The extractor fan in the en suite bathroom began making a grinding noise and then stopped. And so, like any right-thinking individual would, I stood on the toilet seat to have a look at it, failing to take into account that household fixtures, appliances and pretty much anything else these days, are not made with the same care and quality of construction that was common in my day. Consequently, the toilet seat broke.
Fortunately, it merely cracked in two while remaining gamely in place, instead of allowing my foot to go through into the toilet and me to fall backward against the sink. Had that been the case, I would be writing a different sort of post (or perhaps dictating it to a kindly nurse as she fed me through a tube).
Happily, I am merely left with an extractor fan that does not work (though, in a windowless bathroom too small to raise veal in, this is something of an issue) and a toilet with a cracked seat.
As a renter, I have the good fortune to not have to fix things myself. So I called the letting agent and explained the situation. She said she would send someone out to fix the fan but the toilet seat would be my responsibility. I knew it was unlikely she would accept the notion that, since I was standing on it only to check their defective fan, it was really their fault, so I agreed to pay for it, assuming they would fix it.
“Oh no,” she said, “you can fix it yourself. We don't have to do it.”
She said this in a way that made me believe she thought I would prefer it that way. I tried to help her out.
“Are you sure,” I enquired, “that you want me, a wrench and your toilet in close proximity to one another?”
She assured me this was so, and I hung up with the sinking feeling that my tiny—and heretofore tidy—bathroom would never be the same again.
I am not, you see, a plumber, nor have I anything more than a passing interest (except when I'm, you know, passing) in plumbing fixtures. Additionally, this particular toilet, when I did bother to look at it, seemed a complete mystery to me. First of all, it was one solid piece of porcelain, fitting flush against the wall and the floor without a wing-nut or hex-bolt in sight, and the seat fit tight to the toilet with no way to get at whatever it was that kept it from falling off. I was, in a word, flummoxed.
|Schematic for a proper toilet|
|Schematic for my toilet|
However, encouraged by the woman's misplaced optimism, I had a closer look and discovered two, tiny, inset screws that—with the requisite, tiny allen wrench—could be removed. I had no idea what might happen if I unscrewed them, but lacking any other option, I tried that one and, sure enough, I was then able to remove the toilet seat.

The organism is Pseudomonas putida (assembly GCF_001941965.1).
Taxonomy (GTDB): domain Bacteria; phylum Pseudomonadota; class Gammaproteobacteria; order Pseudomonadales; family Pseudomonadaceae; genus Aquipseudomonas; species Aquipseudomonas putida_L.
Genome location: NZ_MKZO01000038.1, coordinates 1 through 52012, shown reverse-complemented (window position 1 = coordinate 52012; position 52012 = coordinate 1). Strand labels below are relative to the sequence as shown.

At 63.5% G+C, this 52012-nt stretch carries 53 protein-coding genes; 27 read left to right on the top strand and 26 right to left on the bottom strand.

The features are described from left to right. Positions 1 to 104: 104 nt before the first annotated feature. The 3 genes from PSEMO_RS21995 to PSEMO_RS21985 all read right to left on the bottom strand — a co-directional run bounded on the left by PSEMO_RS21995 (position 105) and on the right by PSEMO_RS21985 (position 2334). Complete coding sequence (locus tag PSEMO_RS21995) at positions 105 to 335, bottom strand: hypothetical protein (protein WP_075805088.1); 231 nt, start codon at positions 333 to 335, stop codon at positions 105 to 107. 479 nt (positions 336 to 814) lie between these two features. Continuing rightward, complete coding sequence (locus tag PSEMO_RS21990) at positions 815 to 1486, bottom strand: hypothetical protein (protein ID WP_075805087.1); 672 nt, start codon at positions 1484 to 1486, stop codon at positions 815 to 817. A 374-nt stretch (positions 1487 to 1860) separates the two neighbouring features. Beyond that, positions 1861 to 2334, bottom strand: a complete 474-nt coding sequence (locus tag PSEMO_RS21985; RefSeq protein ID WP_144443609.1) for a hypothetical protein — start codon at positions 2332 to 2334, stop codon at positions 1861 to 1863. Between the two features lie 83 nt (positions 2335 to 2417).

The electrician, by the way, had already come and gone by this time. He arrived promptly, looked at the inert extractor fan, took a photo of it with his phone and left, promising to return by the end of the week to install a new one. (NOTE: That was a month ago; I have not see him since.) I thought his idea of taking a photo so he could find the right part was a good one, so I figured taking the actual toilet seat with me would be an even better idea. And so, Armed with the broken seat, I went to Homebase. They had lots of toilet seats, but none that resembled mine. The store clerk I impressed into service helped me fine one that was close, but it was obviously not the right one.
“That comes as part of a unit,” she informed me. “You’re gong to have to buy a new toilet.”
I left the store with visions of my previous toilet debacle—the one where, for want of a proper-sized washer, the entire toilet had to be replaced—dancing in my head, and determined to find the correct one on-line.
After searching toilet seat sites for a day or so, I finally found one that appeared to be the same. (I also found that my Facebook and Outlook pages are, even now, filled with ads for toilet seats.) I ordered one for a not insignificant price and waited.
When the seat arrived, it was not the one I wanted. I also found it did not fit. So I returned it.
Sometime later I spied what I thought to be a good compromise in a local hardware store. It was definitely not the right seat, but it looked like it would fit, which by now was all I really cared about. I brought it home. It didn’t fit. I took it back.
Feeling that my busy life did not have time for this new hobby of buying toilet seats, bringing them home and then taking them back, I returned to the hardware store and bought a tube of super glue and some clear packing tape.
Yeah, it looks a little wonky, but it is the right seat. And it fits. Now if I can get the electrician to stand on the toilet when he works on the fan, I might be able to convince the landlord to hire a proper plumber to fix it.